Furthermore, the danger of the extremely large wrongful discharge award should not be minimized. One of the most significant factors affecting the settlement value of cases is the risk of an extremely high award. The wrongful discharge field of law has seen many staggeringly high awards. Single individuals have received jury awards covering actual and punitive damages as high as $20 million, $4.7 million, $3.25 million, and $2.57 million.  In fact, according to the 1990 NCC Draft Report, "jury awards exceeding $1 million have been common."  With the threat of such massive awards hanging over the heads of employers, the settlement values of cases can be quite substantial.
The NCC Draft Report cites the estimate that 150,000 to 200,000 American workers would have a legitimate claim under a "good cause" standard each year. The value of these claims in total employer payouts would be too speculative, but reference to the studies on average awards indicates a multi-billion potential loss to employers in payouts alone. If each payout cost $100,000 (a not unreasonable figure), the payout would total $20 billion annually. Of course, one would assume that the existence of universal "good cause" protection would substantially reduce the number of employees terminated each year. In fact, in a theoretical world, none of the 200,000 workers who would have a legitimate claim would be fired, since employers would simply not act wrongfully in the face of such severe legal sanction. However, since we live in both a real world and a litigious one, it can safely be assumed that the majority of so-called legitimate cases would still be around, imposing their substantial costs on American employers.
In addition to the high cost of awards, there are of course the equally substantial transaction costs, especially for attorneys. According to the Rand wrongful discharge study,  defense billings for discharge cases add up to over $80,000 for an average case. A typical 1987 case involving a potential award of $1.5 million would cost almost $250,000 to defend. These fees are rising between 15 and 24 percent annually. With costs running this high, the settlement value for discharge cases naturally goes up as well. After all, if a case will cost $80,000 to defend, it will take a great deal of dedication to principle (or a legitimate fear of encouraging additional suits) to avoid settling for an amount less than that.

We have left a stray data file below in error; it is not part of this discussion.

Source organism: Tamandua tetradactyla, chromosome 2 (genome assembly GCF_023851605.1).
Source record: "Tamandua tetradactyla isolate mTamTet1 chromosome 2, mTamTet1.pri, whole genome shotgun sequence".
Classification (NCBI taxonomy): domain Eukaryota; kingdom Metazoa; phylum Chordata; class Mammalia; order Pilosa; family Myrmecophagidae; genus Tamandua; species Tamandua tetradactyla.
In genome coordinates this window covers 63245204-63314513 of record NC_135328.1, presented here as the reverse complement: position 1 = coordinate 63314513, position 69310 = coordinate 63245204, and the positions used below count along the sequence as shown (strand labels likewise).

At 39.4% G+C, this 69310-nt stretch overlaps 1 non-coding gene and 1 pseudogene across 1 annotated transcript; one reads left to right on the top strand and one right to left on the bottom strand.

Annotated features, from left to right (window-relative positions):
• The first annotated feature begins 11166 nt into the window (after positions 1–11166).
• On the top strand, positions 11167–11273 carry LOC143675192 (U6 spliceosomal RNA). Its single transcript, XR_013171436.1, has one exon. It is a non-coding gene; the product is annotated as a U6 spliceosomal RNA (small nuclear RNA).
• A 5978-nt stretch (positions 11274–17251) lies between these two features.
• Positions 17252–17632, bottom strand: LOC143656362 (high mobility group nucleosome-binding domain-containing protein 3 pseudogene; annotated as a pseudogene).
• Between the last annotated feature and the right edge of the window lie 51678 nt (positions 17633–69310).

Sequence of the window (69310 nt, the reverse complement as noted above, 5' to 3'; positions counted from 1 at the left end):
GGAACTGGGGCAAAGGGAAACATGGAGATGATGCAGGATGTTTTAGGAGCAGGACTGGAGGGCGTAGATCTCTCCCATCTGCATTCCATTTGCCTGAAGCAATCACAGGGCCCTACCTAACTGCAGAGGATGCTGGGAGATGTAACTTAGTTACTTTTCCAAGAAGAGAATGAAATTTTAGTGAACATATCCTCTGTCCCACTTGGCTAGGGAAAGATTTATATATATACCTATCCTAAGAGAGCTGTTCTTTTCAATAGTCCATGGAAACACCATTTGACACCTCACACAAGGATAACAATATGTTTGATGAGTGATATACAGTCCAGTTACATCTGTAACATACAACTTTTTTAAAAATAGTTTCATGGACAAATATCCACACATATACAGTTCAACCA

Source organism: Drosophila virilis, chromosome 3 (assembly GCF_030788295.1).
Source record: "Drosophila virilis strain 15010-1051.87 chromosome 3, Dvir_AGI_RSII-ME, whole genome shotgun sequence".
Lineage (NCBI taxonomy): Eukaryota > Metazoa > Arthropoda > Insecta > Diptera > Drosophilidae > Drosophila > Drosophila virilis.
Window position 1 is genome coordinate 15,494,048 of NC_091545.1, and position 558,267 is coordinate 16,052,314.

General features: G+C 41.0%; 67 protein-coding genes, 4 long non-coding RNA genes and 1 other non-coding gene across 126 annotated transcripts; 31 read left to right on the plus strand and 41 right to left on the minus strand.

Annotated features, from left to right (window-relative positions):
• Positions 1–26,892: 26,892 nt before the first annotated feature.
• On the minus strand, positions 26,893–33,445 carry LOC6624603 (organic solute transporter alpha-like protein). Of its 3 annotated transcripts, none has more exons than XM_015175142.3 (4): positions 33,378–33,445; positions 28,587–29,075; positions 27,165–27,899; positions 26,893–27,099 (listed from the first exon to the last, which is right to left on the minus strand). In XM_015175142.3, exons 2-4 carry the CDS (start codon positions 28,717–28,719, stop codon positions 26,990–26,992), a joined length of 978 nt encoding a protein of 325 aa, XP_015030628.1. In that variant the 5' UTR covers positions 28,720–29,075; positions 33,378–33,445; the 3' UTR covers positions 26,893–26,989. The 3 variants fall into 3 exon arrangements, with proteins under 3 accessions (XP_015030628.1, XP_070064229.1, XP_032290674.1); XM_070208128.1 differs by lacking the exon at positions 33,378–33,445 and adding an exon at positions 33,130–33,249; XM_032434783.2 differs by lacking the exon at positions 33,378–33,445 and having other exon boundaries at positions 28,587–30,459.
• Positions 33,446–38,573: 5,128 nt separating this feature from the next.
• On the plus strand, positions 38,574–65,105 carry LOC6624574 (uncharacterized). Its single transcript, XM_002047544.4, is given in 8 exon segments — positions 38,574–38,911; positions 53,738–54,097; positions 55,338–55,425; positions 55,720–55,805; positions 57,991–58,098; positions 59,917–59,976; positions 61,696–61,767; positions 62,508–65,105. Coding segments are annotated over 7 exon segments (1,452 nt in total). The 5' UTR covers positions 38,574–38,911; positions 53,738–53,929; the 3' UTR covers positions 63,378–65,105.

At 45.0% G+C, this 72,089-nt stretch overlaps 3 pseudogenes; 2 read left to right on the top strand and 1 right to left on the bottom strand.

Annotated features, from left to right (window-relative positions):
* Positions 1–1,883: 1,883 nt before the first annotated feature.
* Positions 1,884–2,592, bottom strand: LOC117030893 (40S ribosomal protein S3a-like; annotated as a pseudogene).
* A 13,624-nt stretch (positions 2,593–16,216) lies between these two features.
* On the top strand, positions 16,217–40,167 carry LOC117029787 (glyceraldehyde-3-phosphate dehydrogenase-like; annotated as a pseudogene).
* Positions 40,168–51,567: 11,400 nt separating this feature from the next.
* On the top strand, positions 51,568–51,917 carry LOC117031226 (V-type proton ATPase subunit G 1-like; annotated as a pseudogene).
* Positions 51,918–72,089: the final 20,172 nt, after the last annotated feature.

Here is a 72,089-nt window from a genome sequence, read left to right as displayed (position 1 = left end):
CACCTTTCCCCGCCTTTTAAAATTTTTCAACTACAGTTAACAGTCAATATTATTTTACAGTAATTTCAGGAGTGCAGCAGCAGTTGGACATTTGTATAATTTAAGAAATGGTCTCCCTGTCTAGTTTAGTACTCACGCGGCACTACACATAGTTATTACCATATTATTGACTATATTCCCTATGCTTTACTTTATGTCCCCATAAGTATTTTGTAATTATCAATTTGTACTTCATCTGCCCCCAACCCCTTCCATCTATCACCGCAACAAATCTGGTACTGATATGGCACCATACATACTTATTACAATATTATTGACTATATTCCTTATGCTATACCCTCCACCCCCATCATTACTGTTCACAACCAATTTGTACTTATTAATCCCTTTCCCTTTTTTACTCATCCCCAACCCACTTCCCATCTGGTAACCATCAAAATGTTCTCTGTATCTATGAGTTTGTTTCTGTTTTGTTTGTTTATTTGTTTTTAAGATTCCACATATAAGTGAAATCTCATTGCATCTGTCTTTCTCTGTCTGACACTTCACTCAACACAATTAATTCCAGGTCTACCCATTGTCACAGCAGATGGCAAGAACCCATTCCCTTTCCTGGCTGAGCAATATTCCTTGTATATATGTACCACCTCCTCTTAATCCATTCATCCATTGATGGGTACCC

The employee also pays. The Rand study reveals substantial loss to suing employees. With an average final payout of $208,000 per case (after appeals have reduced the average jury award), plaintiff attorneys are taking home about $83,000 per case (using the standard 40% contingency fee figure). The average plaintiff employee only receives about $125,000 when all is said and done, even though total costs have exceeded $289,000. Amazingly, the $164,000 in transaction costs are 319'o higher than the payout to the plaintiff employee who initiated the suit. The cost of the suit makes up 609'a of the total financial payout. This certainly explains why both defense and plaintiff attorneys vigorously fight all efforts to limit access to litigation for wrongful discharge claims. It also shows quite convincingly that the current system of courtroom litigation does not serve the interests of employees very well.
From the standpoint of transaction costs alone, the current system of piecemeal recourse to courtroom litigation makes little economic sense, ft keeps the world's largest per capita force of lawyers employed, but does little to enhance the economy or make American business competitive with other nations. Any shift to full "Just cause" arbitration rights appears to be equally costly. The transaction costs may be reduced, but the overall costs of discharge may increase substantially. Employment-at-will avoids almost all of these costs. From the standpoint of litigation costs alone, and in the context of the great risk and loss of time that discharged employees must incur, the current system offers insufficient reward to employees.